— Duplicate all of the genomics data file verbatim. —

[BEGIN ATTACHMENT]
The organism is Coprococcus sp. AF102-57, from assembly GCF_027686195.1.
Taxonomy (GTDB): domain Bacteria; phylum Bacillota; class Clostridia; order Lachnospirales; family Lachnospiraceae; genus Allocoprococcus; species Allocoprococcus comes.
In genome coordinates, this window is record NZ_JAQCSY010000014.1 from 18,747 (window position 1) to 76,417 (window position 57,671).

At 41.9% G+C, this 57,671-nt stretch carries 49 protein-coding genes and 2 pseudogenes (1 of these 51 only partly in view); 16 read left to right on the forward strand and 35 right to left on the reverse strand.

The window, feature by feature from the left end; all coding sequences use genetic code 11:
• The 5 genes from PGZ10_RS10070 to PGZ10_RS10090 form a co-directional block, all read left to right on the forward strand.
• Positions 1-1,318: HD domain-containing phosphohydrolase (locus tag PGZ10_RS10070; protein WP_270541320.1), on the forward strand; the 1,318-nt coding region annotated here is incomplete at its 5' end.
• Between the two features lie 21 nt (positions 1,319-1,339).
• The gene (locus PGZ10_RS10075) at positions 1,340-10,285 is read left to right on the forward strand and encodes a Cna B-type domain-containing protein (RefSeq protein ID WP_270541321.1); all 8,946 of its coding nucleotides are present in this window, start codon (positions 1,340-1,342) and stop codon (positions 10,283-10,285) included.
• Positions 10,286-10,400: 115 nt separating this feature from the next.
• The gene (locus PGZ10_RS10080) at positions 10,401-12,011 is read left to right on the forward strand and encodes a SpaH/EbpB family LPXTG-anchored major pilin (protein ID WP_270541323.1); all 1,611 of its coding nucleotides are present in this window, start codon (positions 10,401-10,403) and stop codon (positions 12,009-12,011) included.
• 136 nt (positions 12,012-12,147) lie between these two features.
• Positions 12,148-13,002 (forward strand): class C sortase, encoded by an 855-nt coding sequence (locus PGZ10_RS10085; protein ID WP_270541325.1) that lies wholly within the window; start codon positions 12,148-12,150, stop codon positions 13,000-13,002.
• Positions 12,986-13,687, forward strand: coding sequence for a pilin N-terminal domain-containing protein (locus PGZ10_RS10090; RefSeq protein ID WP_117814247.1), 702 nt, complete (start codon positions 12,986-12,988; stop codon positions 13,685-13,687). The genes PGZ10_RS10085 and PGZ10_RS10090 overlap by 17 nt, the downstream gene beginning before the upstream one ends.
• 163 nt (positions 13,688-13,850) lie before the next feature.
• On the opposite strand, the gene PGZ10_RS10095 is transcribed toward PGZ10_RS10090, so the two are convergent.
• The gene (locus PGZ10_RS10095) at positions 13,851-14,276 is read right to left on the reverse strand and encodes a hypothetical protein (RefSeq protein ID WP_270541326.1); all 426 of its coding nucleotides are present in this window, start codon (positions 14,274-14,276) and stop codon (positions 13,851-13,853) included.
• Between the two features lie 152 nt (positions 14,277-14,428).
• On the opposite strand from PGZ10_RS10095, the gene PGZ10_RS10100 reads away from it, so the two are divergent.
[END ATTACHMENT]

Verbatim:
The organism is Coprococcus sp. AF102-57, from assembly GCF_027686195.1.
Taxonomy (GTDB): domain Bacteria; phylum Bacillota; class Clostridia; order Lachnospirales; family Lachnospiraceae; genus Allocoprococcus; species Allocoprococcus comes.
In genome coordinates, this window is record NZ_JAQCSY010000014.1 from 18,747 (window position 1) to 76,417 (window position 57,671).

At 41.9% G+C, this 57,671-nt stretch carries 49 protein-coding genes and 2 pseudogenes (1 of these 51 only partly in view); 16 read left to right on the forward strand and 35 right to left on the reverse strand.

The window, feature by feature from the left end; all coding sequences use genetic code 11:
• The 5 genes from PGZ10_RS10070 to PGZ10_RS10090 form a co-directional block, all read left to right on the forward strand.
• Positions 1-1,318: HD domain-containing phosphohydrolase (locus tag PGZ10_RS10070; protein WP_270541320.1), on the forward strand; the 1,318-nt coding region annotated here is incomplete at its 5' end.
• Between the two features lie 21 nt (positions 1,319-1,339).
• The gene (locus PGZ10_RS10075) at positions 1,340-10,285 is read left to right on the forward strand and encodes a Cna B-type domain-containing protein (RefSeq protein ID WP_270541321.1); all 8,946 of its coding nucleotides are present in this window, start codon (positions 1,340-1,342) and stop codon (positions 10,283-10,285) included.
• Positions 10,286-10,400: 115 nt separating this feature from the next.
• The gene (locus PGZ10_RS10080) at positions 10,401-12,011 is read left to right on the forward strand and encodes a SpaH/EbpB family LPXTG-anchored major pilin (protein ID WP_270541323.1); all 1,611 of its coding nucleotides are present in this window, start codon (positions 10,401-10,403) and stop codon (positions 12,009-12,011) included.
• 136 nt (positions 12,012-12,147) lie between these two features.
• Positions 12,148-13,002 (forward strand): class C sortase, encoded by an 855-nt coding sequence (locus PGZ10_RS10085; protein ID WP_270541325.1) that lies wholly within the window; start codon positions 12,148-12,150, stop codon positions 13,000-13,002.
• Positions 12,986-13,687, forward strand: coding sequence for a pilin N-terminal domain-containing protein (locus PGZ10_RS10090; RefSeq protein ID WP_117814247.1), 702 nt, complete (start codon positions 12,986-12,988; stop codon positions 13,685-13,687). The genes PGZ10_RS10085 and PGZ10_RS10090 overlap by 17 nt, the downstream gene beginning before the upstream one ends.
• 163 nt (positions 13,688-13,850) lie before the next feature.
• On the opposite strand, the gene PGZ10_RS10095 is transcribed toward PGZ10_RS10090, so the two are convergent.
• The gene (locus PGZ10_RS10095) at positions 13,851-14,276 is read right to left on the reverse strand and encodes a hypothetical protein (RefSeq protein ID WP_270541326.1); all 426 of its coding nucleotides are present in this window, start codon (positions 14,274-14,276) and stop codon (positions 13,851-13,853) included.
• Between the two features lie 152 nt (positions 14,277-14,428).
• On the opposite strand from PGZ10_RS10095, the gene PGZ10_RS10100 reads away from it, so the two are divergent.